Tag Archives: Red Sox Nation

It’s October Again (well, almost)

Here we go again. Another long season full of ups and downs ends with a trip for the Red Sox to the ultimate professional baseball tournament. No, it doesn’t get old. No, none of us in Red Sox Nation takes this for granted. Every season is like a separate lifetime — yes, we won the World Series in previous lifetimes (2004, 2007) but this feeling of anticipation, while vaguely familiar, is always fresh and new.

The leaves are changing, it’s October again. Back to school night, it’s October again. Pumpkins on neighbors’ front steps, it’s October again. The Red Sox carry millions of the Nation’s hearts with them into the American League Division Series, it’s October again.

Which players will surprise us with their heroics? Will Lowrie hit .450 in the postseason? Will Casey get a huge pinch hit? Will Kotsay make a game-saving catch? Will Ortiz continue to be the greatest clutch hitter in history? Will Masterson throw 10 scoreless playoff innings? Will Coco Crisp steal a base that we’ll compare to the Dave Roberts theft of 2004? Will Beckett be Beckett? This much we know — winning the World Series will require some “unlikely” heroes, a-la Dave Roberts and Mark Bellhorn in 2004, and Jacoby Ellsbury and J.D. Drew in 2007. Who will step up this year? I can’t wait to find out.

The last two championship teams had future hall of famers Manny Ramirez and Curt Schilling. Will we miss them? Time will tell if there’s enough magic in the bats, gloves, and arms of the current roster to carry on the tradition of winning that Manny and Schill helped to instill here. Perhaps Jon Lester and Jason Bay are at the front-end of postseason careers that will, in the end, compare to those of Ramirez and Schilling. Does that sound crazy? Well, it should. But hey, anything is possible, even the impossible. It’s October again.

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Did You Expect “Manny Being Yaz?”

Everyone is furious with Manny Ramirez because he asked for a day off on Friday night (our first game of this important series vs. the Yankees) saying his knee hurts. Dan Shaughnessy captures the controversy well, writing in today’s Boston Globe, “Something’s got to give. The owners are mad. The manager is frustrated. The GM is frustrated. Teammates are angry. Even with sycophants who excuse everything, Manny may have finally exhausted his reservoir of goodwill. He quit on the team in 2006 and now it looks like he’s quitting again. Is that OK with you, Red Sox Nation?”

Well, I certainly don’t speak for Red Sox Nation, but as the VP of RSN, I have two reactions to this whole Manny situation.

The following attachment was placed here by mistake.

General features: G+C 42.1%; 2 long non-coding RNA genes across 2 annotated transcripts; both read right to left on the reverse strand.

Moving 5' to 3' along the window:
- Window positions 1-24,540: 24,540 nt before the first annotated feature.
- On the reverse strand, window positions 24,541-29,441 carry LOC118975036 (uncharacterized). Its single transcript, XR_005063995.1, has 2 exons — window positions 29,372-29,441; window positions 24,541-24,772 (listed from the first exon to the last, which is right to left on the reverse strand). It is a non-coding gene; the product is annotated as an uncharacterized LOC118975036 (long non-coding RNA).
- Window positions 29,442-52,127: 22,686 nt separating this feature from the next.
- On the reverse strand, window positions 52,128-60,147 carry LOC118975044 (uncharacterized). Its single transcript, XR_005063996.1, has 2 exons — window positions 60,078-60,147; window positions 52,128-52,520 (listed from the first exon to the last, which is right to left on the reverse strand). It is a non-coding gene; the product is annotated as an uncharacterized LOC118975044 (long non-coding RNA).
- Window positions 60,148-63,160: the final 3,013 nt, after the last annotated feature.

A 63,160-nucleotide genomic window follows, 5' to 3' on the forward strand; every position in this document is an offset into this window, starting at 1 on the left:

1. We can believe that Manny is telling the truth about his knee, or we can believe that he’s lying about it (or exaggerating). Either way, none of us knows whether his knee is truly hurt or not, so we might as well TRUST Manny. Why? For the simple reason that there is no good that can come from doubting him. And even if his knee isn’t sore enough to miss a game, the guy obviously has SOME reason that he needs a day off, a reason big enough to ask for a day to recover (and possibly even lie about an injury), so let’s just give him his day off and move on. We’d rather not play him anyway if he’s not feeling motivated and can’t get motivated. There’s no point in doubting Manny, and since the only data we have is his word, we might as well trust that.

2. Hello, sportswriters, team ownership, front office, and Red Sox Nation, is this whole “I need a day off” stuff from Manny really still surprising you? Did you think that Manny would suddenly undergo a metamorphosis this season and beg to play 162 games? Why haven’t we gotten over the outrage at this point and just accepted him as “Our Manny” and saved ourselves from the bother of getting angry every time he acts like…. Manny.

There’s a code of athletic conduct that I grew up with, and that’s part of the culture of U.S. professional sports, that says, “The team is the most important thing,” and “When you’re hurt, you play anyway, dammit.” But guess what? Manny didn’t learn this code in his childhood, and it hasn’t grown on him during his years in the Big Leagues. He’s a different animal. Way different. We all know this about him. So why do we keep driving ourselves crazy by getting mad at him? It’s sort of like getting mad at a two year-old for drawing on the walls with a crayon. That’s what two year-olds do. All of them. And that will never change.

Of course, the difference between Manny and two year-olds is, two year-olds learn to modify their behavior to comply with society’s norms. Manny never will. He’s a grown-up now, this is who he is.